The seriousness of this issue is illustrated by the fact that one in five cancer deaths are caused from wasting, not from cancer. The wastage affects not just the muscles involved in movement but also the muscles involved in breathing and in the heart. Dr Ryan says, unfortunately, there is no safe drug to prevent or reverse this or to safely stimulate appetite. "It seems it is almost the norm to lose weight once you develop cancer. Ten years ago it was thought patients were losing fat. Now we can use their CT scans to measure exactly what patients are losing and we are gaining a huge understanding that that weight loss is actually muscle. It is the rapid loss of muscle.” A great example of how the roles of nutritionists and food scientists can help cancer patients can be seen from current research at UCC into the development of innovative protein gels, dietary drinks and appetite-increasing supplements to assist cancer patients who are experiencing involuntary and at times life-threatening weight loss. Dr Ryan’s team of nutritional scientists at UCC have performed a detailed study of the nutritional status and quality of life in ambulatory Irish cancer patients attending for chemotherapy at Cork University Hospital and the Mercy University Hospital. In a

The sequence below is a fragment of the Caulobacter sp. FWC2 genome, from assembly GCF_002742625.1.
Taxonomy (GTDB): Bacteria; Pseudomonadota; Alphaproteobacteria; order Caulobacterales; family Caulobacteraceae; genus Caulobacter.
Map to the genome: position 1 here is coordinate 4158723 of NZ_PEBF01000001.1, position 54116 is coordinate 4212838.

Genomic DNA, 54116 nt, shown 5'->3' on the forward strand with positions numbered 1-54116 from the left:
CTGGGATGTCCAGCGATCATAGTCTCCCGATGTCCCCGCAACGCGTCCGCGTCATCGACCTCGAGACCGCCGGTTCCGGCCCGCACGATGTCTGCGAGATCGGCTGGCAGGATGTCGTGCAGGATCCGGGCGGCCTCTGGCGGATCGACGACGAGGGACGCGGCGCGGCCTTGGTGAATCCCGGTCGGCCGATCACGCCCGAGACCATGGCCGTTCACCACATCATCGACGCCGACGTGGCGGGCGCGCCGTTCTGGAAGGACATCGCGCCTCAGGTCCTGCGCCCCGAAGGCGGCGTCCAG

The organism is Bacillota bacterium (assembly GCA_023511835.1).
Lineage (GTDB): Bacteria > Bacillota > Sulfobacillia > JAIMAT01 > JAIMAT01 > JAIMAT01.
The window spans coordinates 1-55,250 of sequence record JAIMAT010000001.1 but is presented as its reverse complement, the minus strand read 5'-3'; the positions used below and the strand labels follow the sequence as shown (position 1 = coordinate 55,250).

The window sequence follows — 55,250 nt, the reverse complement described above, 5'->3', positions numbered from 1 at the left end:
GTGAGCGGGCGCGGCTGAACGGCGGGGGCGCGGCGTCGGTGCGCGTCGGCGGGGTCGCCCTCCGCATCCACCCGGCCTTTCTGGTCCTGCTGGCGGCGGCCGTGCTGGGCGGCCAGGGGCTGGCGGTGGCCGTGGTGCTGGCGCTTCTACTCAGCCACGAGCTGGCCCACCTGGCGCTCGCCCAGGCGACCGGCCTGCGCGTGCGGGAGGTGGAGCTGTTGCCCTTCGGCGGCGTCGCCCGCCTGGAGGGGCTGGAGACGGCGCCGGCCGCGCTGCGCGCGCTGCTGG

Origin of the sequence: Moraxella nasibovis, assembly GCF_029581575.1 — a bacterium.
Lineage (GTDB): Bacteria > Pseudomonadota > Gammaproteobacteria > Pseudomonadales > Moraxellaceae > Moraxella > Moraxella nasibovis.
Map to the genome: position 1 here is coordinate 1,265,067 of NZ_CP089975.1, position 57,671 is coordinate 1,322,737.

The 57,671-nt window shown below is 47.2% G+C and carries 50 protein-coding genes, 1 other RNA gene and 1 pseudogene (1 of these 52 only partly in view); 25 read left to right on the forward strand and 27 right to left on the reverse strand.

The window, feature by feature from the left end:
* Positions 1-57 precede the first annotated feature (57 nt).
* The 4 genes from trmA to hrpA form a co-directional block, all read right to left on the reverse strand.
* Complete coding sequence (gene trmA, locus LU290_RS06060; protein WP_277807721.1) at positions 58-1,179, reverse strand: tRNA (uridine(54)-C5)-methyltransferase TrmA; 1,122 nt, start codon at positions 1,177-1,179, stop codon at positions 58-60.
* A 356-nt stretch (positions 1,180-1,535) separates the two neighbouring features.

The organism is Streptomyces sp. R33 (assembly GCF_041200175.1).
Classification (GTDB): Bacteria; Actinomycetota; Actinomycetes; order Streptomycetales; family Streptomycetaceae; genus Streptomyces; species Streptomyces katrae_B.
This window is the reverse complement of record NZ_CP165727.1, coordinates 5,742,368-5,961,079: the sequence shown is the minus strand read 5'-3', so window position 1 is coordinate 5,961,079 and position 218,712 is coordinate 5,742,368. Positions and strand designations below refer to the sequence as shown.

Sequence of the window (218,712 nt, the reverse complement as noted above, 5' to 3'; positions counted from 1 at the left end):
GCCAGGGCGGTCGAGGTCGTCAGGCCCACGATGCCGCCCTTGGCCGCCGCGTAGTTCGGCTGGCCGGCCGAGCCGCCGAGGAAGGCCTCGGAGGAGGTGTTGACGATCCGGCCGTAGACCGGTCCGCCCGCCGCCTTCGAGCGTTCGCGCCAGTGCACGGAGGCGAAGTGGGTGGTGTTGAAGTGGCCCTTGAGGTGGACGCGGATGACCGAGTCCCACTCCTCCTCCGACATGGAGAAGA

Reducing Harm, Supporting Recovery lays out the direction of government policy on drug and alcohol use until 2025. The new strategy aims to provide an integrated public health approach to drug and alcohol use, focused on promoting healthier lifestyles within society. Dr Aoife Ryan, dietitian and lecturer in Nutritional Sciences at UCC study which has been on-going since 2011, 1,020 patients have been recruited to date. "We have looked at over a thousand patients having chemotherapy here in Cork and only 4% of them look underweight. We rarely see obviously wasted cancer patients anymore, nowadays they look normal or overweight but, underneath that fat, there is very little muscle. Over 40% have sarcopenia and these patients live about half as long as people who maintain their muscle." It is known that protein intake is of fundamental importance in this regard, and so she is looking at ways to increase this intake and also to address why patients are losing weight in the first place.